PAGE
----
As some of you might know, I got pretty deep into rowing a little while ago. After rather obsessively running and making it all the way to ultra-distance racing, getting injured, and not being able to run for a couple of years, I found rowing the perfect replacement. In many ways it fits me better anyway — my body never was well-built for distance running, being very tall (6.5ft / 1.96m). Yet in rowing that length comes handy.
In rowing, especially competitive rowing, you will come across the term “Power Ten”, a term often used by the coxswain to motivate the crew. A Power Ten are ten hard strokes of rowing. Ten strokes, often being counted out by the coxswain, where you push beyond doubt and pain and give it your all. Often called in the last third of a race, it forces you to dig deep — but also reminds you that pain is temporary. It is only ten strokes. Often competitive rowers are rowing somewhere in the mid- to high-thirty strokes per minute, making ten strokes an effort you have to sustain for just 20 seconds. As my physiotherapist often remarked (typically when the treatment was particularly painful): You can do anything for 20 seconds.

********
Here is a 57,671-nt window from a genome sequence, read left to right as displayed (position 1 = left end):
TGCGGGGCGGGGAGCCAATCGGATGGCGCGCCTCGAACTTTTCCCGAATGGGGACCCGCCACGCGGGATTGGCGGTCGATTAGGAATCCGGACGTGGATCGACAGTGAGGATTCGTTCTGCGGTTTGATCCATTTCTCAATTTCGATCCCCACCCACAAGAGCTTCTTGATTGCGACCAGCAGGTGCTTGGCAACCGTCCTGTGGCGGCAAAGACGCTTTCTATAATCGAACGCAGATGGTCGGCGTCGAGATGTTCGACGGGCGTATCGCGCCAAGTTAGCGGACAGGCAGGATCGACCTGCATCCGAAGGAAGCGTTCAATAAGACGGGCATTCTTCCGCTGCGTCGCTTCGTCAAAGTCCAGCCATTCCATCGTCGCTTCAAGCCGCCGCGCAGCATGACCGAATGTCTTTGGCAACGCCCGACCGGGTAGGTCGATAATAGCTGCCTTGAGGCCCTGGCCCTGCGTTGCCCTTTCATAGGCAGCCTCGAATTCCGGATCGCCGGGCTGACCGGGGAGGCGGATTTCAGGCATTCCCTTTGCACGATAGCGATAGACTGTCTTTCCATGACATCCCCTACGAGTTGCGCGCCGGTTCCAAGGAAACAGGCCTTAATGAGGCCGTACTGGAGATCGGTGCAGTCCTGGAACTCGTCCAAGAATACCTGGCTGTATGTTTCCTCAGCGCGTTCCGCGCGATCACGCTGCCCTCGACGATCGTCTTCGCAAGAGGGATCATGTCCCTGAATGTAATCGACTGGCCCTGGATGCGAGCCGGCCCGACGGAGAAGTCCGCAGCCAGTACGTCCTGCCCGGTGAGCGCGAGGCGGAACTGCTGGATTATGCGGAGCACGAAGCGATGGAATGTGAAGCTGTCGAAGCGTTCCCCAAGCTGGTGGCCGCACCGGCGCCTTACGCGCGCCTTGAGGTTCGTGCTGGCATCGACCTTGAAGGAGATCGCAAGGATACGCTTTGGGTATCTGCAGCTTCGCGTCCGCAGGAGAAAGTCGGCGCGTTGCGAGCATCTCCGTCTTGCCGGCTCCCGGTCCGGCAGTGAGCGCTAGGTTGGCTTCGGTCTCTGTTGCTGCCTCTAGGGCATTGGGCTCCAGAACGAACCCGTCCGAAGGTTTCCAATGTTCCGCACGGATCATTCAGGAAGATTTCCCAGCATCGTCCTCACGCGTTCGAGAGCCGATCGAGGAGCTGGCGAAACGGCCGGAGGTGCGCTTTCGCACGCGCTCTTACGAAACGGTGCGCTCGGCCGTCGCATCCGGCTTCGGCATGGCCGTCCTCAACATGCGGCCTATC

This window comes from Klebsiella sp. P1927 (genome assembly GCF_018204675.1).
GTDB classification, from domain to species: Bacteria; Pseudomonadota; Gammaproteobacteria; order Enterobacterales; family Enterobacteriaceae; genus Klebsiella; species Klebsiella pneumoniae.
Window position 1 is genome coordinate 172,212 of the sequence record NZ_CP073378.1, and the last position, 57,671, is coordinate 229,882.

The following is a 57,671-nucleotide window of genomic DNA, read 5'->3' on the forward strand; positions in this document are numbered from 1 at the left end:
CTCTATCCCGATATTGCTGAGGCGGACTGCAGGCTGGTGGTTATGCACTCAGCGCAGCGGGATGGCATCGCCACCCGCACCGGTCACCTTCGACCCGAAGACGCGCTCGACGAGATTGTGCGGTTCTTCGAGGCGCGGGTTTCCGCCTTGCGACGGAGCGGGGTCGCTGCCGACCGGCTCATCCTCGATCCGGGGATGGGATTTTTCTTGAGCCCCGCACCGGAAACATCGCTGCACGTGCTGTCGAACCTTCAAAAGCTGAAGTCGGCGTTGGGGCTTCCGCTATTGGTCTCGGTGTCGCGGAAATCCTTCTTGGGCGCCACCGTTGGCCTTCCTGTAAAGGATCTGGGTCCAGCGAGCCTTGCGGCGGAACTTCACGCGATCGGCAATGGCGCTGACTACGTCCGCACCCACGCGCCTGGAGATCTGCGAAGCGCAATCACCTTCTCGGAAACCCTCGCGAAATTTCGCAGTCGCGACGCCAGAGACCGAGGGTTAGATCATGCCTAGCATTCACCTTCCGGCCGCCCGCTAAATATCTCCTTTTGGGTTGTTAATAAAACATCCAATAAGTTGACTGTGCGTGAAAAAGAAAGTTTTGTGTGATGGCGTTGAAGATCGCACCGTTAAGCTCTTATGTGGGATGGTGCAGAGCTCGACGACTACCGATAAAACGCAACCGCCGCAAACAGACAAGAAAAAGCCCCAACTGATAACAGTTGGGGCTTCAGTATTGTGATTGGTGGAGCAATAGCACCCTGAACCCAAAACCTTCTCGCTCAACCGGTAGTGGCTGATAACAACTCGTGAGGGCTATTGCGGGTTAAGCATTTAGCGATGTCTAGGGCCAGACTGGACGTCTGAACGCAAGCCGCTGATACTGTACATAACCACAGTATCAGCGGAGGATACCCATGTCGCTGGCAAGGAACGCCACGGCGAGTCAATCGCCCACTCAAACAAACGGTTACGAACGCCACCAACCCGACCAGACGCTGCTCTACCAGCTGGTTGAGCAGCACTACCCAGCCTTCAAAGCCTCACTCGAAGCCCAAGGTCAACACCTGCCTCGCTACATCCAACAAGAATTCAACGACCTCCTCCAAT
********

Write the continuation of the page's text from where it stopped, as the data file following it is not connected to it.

Ever since I got introduced to the concept of Power Tens, I use them everywhere. Need to push through a particularly hard or difficult part of your work — call a Power Ten, focus, head down, and push through. Find yourself in a particularly gnarly stretch of mountaineering (my other/new love) — call a Power Ten on yourself. Need to hype yourself up — while calming your nerves for an important investor presentation. Power Tens will get you through this.
Next time you find yourself struggling — be your own coxswain and call a Power Ten.
Would love to hear from you: When are you calling your Power Ten?
Eventually, we all have to pitch. Be it you pitching your startup idea and business plan to a group of investors or partners. Or you are making your case for a salary raise during your annual performance review. Even in our relationships and family life, we find ourselves making (hopefully) compelling arguments why we ought to fly to Hawaii for vacation, why getting married is the best idea ever, or why a dog would make our little family complete.